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UK civil partnership law challenged by same-sex spouses married in Canada

[JURIST] A British lesbian couple married in British Columbia, Canada, in 2003 argued in the High Court [official website] in London Tuesday that their same-sex marriage should be recognized in British law, challenging the Civil Partnership Act 2004 [text] which only accords same-sex couples who legally marry overseas the recognition of a civil union. Complaining that British law automatically recognizes any heterosexual marriage performed in another country, one party to the marriage stated that the incongruent rules for same-sex couples are "profoundly discriminatory."

Lawyers representing Sue Wilkinson and Celia Kitzinger [advocacy website] - the lesbian couple challenging the law - are seeking a court declaration validating their marriage under the European Convention of Human Rights [text, PDF] and the UK Human Rights Act [text]. In an interim ruling in April that allowed [text] Wilkinson and Kitzinger's case to continue, presiding judge Sir Marc Potter said:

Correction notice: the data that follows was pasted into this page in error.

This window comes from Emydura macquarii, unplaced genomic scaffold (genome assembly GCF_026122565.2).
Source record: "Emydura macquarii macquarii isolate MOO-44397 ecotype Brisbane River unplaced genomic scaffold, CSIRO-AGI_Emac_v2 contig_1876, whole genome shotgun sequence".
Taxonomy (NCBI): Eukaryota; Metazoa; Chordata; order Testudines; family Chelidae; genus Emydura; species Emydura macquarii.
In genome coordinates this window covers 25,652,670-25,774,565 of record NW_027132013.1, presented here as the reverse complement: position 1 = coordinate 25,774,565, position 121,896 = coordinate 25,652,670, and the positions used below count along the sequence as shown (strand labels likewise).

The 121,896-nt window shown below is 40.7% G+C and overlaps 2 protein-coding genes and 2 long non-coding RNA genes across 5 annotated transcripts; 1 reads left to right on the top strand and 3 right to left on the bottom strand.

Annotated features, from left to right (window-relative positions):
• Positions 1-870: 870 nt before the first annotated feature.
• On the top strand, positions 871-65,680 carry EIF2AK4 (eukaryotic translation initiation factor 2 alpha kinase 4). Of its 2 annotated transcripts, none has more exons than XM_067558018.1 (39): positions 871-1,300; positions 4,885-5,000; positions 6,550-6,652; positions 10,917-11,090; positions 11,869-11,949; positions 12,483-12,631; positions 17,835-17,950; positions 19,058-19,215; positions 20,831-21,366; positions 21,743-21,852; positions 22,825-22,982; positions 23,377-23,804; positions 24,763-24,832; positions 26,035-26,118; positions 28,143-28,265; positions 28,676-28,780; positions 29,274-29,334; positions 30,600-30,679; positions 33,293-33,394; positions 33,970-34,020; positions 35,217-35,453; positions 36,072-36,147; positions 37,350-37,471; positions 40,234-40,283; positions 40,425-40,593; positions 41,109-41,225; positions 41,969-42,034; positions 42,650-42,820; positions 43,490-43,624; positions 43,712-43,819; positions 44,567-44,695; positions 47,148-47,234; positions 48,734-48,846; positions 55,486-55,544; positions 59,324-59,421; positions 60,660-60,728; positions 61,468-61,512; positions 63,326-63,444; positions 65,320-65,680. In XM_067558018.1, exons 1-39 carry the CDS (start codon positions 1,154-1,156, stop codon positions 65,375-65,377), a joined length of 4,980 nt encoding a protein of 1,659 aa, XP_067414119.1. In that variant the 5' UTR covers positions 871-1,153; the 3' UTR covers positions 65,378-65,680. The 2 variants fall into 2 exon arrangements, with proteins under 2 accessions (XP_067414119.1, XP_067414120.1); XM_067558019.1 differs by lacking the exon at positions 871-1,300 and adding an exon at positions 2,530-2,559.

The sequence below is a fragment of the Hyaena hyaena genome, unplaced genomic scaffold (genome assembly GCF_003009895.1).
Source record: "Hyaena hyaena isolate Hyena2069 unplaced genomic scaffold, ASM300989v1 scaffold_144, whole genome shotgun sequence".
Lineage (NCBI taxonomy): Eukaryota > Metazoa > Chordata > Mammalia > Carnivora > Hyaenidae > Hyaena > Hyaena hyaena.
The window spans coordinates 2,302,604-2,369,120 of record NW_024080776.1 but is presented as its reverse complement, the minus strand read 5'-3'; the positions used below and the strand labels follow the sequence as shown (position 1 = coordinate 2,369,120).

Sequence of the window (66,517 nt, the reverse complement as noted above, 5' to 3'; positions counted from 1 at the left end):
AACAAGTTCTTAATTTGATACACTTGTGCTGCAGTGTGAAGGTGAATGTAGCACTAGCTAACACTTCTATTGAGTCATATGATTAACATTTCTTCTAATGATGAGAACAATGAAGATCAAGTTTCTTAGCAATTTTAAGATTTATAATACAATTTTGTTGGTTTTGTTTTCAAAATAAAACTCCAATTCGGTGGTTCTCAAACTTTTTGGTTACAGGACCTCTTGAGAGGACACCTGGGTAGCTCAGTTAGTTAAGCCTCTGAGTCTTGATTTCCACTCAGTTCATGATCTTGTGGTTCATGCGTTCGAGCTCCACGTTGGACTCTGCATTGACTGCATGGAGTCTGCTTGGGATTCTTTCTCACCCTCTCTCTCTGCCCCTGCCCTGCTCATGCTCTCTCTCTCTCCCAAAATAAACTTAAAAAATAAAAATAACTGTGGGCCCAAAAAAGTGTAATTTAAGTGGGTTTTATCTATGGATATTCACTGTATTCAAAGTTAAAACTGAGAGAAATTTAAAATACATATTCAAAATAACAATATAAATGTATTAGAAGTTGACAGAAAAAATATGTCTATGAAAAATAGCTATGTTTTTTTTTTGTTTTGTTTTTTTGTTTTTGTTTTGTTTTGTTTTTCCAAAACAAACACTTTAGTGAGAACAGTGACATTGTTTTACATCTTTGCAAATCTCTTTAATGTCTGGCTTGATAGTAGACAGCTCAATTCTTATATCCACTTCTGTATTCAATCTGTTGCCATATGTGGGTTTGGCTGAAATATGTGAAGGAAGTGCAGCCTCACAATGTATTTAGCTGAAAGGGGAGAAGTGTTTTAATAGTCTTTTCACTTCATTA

I consider that there is sufficient material available for an argument based on principle and Commonwealth and US jurisprudence that the requirement of the Civil Partnership Act that a marriage between same-sex partners abroad must, on registration, be treated as a civil partnership and not a marriage, is on the face of it discriminatory on the grounds of sexual orientation in that, despite the equivalence of the material rights and responsibilities granted by the Act to the rights and the responsibilities of those enjoyed by married couples, the validity and dignity of the ceremony and title of marriage itself is denied to them.
Reuters has more.

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